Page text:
1. Drake, Barbara Devitt BNSc
  2. Withheld, Name

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Dispelling misconceptions about developmentally challenged children

Finally, an article that demonstrates how the developmentally challenged are individuals, with their own likes, dislikes, and the capacity to make choices in their everyday lives! ("Learning from Katie," Sharing, July 2013.)* As the mother of a 24-year-old son with Down syndrome, I have much experience with developmentally challenged individuals and am well aware of how often our society and healthcare system underestimates them.

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As a young child, my son was frequently sick and hospitalized. Nurses at our children's hospital seemed shocked when he spoke, and surprised that I thought he should do more than merely look and maybe smile when they examined him. I'd have to explain again and again that, although he had Down syndrome, he was a pretty typical child, crawling, climbing, getting into stuff, and communicating his wants. It always seemed to be an eye opener to them to think of him as a child first and his diagnosis second.


Now my son is his own advocate by being active in our community. People see him at his work, helping at the food bank or church, or working out at the gym. He's been on TV with his special hockey team and featured in a local paper for his artwork.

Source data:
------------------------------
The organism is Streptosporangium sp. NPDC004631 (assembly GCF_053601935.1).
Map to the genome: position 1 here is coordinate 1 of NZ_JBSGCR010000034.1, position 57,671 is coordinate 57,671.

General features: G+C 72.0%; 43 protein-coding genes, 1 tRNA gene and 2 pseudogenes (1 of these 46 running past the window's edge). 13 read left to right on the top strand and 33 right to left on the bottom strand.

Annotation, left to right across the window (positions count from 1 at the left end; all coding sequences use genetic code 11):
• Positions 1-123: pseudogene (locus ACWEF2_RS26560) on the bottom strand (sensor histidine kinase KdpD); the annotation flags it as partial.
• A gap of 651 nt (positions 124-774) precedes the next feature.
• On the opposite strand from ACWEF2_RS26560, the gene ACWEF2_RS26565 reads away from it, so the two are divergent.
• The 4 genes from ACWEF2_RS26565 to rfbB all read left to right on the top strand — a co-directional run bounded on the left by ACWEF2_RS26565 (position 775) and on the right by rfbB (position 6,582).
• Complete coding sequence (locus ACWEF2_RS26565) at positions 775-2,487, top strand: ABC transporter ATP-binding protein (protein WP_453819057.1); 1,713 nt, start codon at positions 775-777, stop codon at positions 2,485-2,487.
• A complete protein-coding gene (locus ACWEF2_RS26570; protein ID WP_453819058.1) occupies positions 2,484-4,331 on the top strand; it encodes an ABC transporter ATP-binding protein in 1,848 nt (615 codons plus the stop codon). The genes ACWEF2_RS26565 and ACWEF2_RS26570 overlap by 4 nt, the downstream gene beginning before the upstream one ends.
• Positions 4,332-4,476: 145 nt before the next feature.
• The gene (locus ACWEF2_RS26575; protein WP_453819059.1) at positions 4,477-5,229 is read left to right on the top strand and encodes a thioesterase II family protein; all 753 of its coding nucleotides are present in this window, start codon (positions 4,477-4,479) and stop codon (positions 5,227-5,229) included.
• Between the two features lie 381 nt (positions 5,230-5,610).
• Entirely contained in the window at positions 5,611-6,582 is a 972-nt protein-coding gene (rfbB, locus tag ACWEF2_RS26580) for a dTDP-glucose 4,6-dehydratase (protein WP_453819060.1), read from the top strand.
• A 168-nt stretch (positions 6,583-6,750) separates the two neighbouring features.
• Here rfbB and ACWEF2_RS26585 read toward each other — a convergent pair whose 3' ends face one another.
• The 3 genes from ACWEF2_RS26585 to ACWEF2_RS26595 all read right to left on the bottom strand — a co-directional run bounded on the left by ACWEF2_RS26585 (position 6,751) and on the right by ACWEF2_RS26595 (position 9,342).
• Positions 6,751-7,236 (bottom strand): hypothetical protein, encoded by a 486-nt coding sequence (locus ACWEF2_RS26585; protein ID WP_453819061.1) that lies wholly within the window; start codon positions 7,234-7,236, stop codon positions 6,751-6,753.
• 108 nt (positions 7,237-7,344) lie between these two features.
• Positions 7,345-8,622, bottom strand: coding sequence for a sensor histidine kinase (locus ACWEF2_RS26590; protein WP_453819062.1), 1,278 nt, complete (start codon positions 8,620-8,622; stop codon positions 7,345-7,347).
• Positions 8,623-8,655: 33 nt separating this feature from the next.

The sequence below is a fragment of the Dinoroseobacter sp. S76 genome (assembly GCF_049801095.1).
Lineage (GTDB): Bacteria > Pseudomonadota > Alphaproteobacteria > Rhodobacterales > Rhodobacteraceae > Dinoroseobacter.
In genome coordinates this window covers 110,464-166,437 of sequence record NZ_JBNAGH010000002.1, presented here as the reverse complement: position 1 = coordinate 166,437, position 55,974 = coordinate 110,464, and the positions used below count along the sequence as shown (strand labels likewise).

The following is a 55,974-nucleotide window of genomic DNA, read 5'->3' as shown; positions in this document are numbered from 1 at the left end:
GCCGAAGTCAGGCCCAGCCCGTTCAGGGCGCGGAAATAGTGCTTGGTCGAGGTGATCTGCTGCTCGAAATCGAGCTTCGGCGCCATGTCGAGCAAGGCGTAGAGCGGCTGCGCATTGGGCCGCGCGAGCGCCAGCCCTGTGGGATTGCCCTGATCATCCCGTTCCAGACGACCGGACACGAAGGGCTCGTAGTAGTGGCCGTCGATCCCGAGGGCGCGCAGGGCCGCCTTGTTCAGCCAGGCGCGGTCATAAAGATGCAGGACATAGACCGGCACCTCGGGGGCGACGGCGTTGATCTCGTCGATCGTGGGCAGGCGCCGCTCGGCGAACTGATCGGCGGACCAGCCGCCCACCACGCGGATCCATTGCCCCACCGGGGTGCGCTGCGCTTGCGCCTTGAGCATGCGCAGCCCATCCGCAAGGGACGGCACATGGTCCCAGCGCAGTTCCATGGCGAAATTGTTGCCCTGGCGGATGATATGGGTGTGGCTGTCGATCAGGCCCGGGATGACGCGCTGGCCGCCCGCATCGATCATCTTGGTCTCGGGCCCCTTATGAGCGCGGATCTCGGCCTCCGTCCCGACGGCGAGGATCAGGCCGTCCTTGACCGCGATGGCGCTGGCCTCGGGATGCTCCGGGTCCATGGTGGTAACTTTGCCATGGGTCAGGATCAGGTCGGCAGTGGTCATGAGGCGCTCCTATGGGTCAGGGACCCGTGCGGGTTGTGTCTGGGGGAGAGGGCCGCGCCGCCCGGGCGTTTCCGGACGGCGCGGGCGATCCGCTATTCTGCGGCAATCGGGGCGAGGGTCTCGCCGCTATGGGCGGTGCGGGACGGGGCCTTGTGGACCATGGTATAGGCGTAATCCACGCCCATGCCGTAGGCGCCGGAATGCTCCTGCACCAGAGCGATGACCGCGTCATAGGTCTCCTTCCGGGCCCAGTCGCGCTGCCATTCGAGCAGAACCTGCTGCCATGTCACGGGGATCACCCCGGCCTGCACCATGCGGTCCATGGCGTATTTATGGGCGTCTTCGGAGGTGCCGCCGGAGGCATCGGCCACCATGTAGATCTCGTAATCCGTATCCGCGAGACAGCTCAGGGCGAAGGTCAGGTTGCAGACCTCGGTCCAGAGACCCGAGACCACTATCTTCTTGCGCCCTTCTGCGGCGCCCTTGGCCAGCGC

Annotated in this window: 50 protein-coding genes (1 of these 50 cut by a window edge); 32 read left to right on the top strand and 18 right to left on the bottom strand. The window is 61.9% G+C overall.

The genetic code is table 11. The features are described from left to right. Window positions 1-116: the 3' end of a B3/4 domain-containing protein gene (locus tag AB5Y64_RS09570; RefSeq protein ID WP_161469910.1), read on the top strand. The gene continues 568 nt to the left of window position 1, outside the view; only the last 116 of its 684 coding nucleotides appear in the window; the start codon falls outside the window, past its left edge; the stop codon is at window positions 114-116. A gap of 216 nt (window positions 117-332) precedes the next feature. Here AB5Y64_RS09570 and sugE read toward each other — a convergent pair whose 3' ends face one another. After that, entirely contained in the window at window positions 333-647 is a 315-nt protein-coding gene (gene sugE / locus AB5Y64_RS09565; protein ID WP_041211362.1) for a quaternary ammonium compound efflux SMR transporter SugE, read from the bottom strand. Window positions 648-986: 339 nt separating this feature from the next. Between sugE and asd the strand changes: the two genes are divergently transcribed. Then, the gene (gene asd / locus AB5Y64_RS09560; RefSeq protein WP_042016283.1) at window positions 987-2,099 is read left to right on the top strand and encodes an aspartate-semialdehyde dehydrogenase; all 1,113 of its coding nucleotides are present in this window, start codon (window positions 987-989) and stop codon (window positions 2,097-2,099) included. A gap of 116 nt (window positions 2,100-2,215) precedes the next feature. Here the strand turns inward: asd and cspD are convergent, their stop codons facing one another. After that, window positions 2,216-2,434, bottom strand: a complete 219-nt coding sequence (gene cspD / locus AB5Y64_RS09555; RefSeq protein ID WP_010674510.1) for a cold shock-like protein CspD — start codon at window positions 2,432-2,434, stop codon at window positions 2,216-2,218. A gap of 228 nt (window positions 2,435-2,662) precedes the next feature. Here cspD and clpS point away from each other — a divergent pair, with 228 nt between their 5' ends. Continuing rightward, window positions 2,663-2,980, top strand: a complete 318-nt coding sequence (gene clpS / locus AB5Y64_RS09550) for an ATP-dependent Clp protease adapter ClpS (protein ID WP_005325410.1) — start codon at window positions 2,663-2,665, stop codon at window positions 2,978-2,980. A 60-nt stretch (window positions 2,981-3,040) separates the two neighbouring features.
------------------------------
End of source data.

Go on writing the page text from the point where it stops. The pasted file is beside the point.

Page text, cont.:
Sadly, old misconceptions persist, particularly in healthcare where many professionals experience developmentally challenged patients only when they're too sick to show what they can really do. Thank you for publishing an article that seeks to update nurses' perspectives on these special individuals.


Bullies in the workplace

I didn't recognize that I was bullied at my first nursing job (which I left after 3 months last December) until I read "Put a Stop to Bullying New Nurses" (June 2013).* The article calls for prevention to begin in nursing school by teaching students to recognize bullying behavior and learn how to stop it. However, in a very tight job market, new nurses feel lucky to have a job. They expect to be challenged to manage their new job and workload, so they might not recognize bullying.


When the newest nurse is given the most difficult assignments because she has no seniority, that's bullying. When she's berated by a supervisor at the nurse's station, that's bullying. And when everyone sees it and no one helps, that's bullying.


New nurses: When you find yourself 10 lb (4.5 kg) lighter without dieting, cry every day after work (and often at work), and feel like a spectacular failure at your job even though you know you're intelligent and quite capable, you're a victim of bullying.




Carleton Place, Ontario




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